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Still life goes on divergently at Armory exhibit

August 06, 2003|Leah Ollman | Special to The Times

When it comes right down to it, every painting is a sort of still life -- a static image extracted from the dynamic flow of consciousness. A traditional definition of still life would be more specific, however, having to do with images of arranged objects, those objects serving as vehicles for reflections on culture, beauty, mortality, the self.

Still life painting has its own niche, then, but it plays well with others. "Still Life, Still Here," at the Armory Center for the Arts, hints at the genre's expansiveness, but the show disappoints. It makes a better case for the viability of still life in general than for most of the artists included. Organized by freelance curator Jaime Villaneda, the show joins -- tenuously -- nine contemporary Los Angeles painters, photographers, sculptors, and installation and video artists. In spite of its theme, the grouping has a randomness that could be forgiven if its contents were gripping enough, but they're not. Only a few artists hold their own in this flimsy context.

Enjeong Noh and Rebecca Morales do so with grace and extraordinary skill. Noh's dozen oil paintings are dark little gems, meditative studies of objects that are often dense with associations: flowers, skulls, cloth-wrapped boxes, incense burning in its holder. Single roses appear several times in these works, always tired and turning their heads away from us poignantly. The paintings, as spare as they are, feel fully charged emotionally. Noh's exquisite ability to render texture appeals to the sense of touch as much as to sight. Her image of two small celadon cups, one half-filled with pale tea, is achingly intimate.

Morales, too, has a deftness with materials that borders on alchemical. In her gouache and watercolor paintings on vellum, she conjures hair and feathers with particular persuasiveness. One tall vertical work features an image of a long auburn braid, a horse's tail knotted at top and bottom. A patch of cool green moss sprouts near its upper knot, and small beads of moisture cling to some of the braid's wire-thin strands. It's a mysterious and riveting sight, a snippet of something organic rendered as detached, sculptural. In another of Morales' paintings, two birds of prey tussle over a slender snake. Titled "A Fine Line Between North and South," the picture introduces to the show a whiff of political allegory.

From there, this exhibit devolves into an array of earnest, less inspired efforts, some looking quite out of place in a show centered on still life. Alex Donis' garden of flowers made from recycled milk cartons and water bottles is clumsy in a less-than-endearing way, like a class art project assembled obediently on a rainy day. Karen Bonfigli's cut-out condors mounted overhead in the gallery and outside the Armory's entrance are equally pedestrian and even more irrelevant to the exhibition's theme. Her "Labyrinth" installation of sand, dried lavender, flower petals and seed pods feels pleasant enough beneath bare feet but amounts to little more than a simplistic stage set for spiritual contemplation.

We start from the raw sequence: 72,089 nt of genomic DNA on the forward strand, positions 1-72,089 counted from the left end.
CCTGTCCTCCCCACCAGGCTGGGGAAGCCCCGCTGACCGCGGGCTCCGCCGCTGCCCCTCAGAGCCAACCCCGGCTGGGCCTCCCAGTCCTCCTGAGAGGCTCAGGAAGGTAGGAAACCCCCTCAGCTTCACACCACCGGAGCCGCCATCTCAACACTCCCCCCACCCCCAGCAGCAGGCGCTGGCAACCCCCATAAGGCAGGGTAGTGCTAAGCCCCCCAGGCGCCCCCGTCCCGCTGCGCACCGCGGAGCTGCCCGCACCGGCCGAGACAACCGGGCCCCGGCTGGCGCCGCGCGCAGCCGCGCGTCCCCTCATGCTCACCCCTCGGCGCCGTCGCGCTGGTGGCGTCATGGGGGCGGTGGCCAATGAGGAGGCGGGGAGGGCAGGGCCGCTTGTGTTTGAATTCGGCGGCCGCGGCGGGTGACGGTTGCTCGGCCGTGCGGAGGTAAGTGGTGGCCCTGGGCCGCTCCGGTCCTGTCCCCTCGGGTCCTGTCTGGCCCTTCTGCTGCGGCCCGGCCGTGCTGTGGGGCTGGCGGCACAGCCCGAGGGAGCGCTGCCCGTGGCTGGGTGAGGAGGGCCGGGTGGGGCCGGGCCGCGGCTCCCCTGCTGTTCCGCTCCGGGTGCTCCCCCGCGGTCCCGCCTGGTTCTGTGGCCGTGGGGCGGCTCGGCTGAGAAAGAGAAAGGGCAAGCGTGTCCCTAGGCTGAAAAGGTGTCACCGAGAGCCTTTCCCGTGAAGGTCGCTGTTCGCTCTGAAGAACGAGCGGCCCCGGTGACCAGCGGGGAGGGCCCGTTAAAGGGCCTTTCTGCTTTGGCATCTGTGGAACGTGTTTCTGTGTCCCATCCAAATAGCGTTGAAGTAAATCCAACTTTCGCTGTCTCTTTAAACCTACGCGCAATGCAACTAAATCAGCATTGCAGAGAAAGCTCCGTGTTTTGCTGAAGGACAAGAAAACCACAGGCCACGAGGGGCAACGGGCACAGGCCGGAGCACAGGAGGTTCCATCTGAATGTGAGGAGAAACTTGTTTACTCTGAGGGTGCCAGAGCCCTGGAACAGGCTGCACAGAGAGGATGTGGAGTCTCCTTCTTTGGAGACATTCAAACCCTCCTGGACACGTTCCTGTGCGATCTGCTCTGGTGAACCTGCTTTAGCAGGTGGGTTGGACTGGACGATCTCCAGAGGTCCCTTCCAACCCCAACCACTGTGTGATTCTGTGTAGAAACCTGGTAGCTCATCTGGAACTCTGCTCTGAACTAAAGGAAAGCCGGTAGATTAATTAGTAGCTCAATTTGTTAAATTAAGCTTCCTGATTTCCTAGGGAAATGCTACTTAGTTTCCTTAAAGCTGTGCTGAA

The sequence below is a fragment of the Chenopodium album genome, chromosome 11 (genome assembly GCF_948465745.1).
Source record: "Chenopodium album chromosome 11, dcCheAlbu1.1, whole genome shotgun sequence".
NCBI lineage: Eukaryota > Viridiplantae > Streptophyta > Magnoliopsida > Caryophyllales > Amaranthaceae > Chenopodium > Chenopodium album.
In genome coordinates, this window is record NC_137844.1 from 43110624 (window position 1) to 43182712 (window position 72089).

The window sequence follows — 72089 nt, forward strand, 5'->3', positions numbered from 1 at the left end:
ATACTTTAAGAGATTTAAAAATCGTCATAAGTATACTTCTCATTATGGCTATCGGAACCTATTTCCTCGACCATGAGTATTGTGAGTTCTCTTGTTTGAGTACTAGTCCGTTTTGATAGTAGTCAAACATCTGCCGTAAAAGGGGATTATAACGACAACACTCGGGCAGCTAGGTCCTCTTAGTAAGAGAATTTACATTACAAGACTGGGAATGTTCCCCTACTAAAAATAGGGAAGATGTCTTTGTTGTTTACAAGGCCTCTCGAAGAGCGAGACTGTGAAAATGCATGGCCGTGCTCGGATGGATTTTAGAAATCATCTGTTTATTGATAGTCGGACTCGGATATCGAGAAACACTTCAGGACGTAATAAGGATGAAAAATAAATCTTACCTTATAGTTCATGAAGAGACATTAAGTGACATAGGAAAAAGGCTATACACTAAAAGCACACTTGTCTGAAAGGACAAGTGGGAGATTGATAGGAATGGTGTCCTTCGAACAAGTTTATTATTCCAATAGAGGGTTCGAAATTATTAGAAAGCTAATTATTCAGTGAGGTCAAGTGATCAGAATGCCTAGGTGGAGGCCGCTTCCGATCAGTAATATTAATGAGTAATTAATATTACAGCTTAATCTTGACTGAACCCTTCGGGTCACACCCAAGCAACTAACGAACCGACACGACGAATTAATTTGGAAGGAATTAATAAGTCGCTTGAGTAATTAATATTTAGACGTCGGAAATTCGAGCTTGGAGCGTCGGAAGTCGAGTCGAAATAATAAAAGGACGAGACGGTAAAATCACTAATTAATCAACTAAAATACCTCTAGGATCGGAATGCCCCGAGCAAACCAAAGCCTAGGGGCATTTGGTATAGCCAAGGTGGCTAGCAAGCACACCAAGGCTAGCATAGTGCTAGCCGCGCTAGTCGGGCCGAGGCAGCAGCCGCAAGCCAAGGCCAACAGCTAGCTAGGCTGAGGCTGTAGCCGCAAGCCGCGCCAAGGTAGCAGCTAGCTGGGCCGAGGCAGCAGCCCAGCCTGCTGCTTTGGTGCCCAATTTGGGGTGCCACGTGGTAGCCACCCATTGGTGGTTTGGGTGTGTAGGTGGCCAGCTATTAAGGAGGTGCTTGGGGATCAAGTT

Nicole Cohen's video installation "Cafeteria" resonates, nominally, with the still life genre's traditional preoccupation with abundance but is otherwise irredeemably banal. Her other videos, of people at leisure, are projected onto still images of the subjects' environments. The translucency of the projected figures gives them a ghostlike presence as they move about within fixed settings. It's a workable but hardly poetic metaphor for the transience of life, a shallow, filmic update on the classic vanitas.

Catherine Opie's large color photographs of domestic interiors have a reassuring familiarity but contribute nothing of consequence to the larger dialogue. Constance Pohlman's canvases of birds and flowers, with applied shells, leaves and thorns, likewise register as blandly attractive.

The wall-mounted sculptures of Carlee Fernandez offer a little more gristle. Her "Finches With Branches" looks conventionally benign at first glance but has a quiet violence that alludes to our estrangement from nature. The stuffed birds appear to be resting on branches but are actually skewered by them. Her other pieces here, also using professionally stuffed animals, play as much with landscape tradition as with the post-hunt still life, but Fernandez's faintly wicked sense of humor is refreshing here.

Photographs and photographic montages by Emanuel Tet (even if in tedious numbers) draw smiles too. Who could resist a title like "Banana and Chinoiserie at Work"? Tet photographs small toys and figurines in gently absurd combinations -- emerging from a plate of rice, draped in ribbons of pasta, riding a plastic banana. Light as whipped cream (which, in one sequence, frosts some figurines), they link the still life tradition to one of its richest primary sources: the imaginative world of child's play, where worlds are created and interpreted anew every day through the arrangement of common objects.


`Still Life, Still Here'

Where: Armory Center for the Arts, 145 N. Raymond Ave., Pasadena

When: Wednesdays, Thursdays, Saturdays, Sundays, noon-5 p.m.; Fridays noon-8 p.m.

Ends: Aug. 31

Price: Free

Contact: (626) 792-5101

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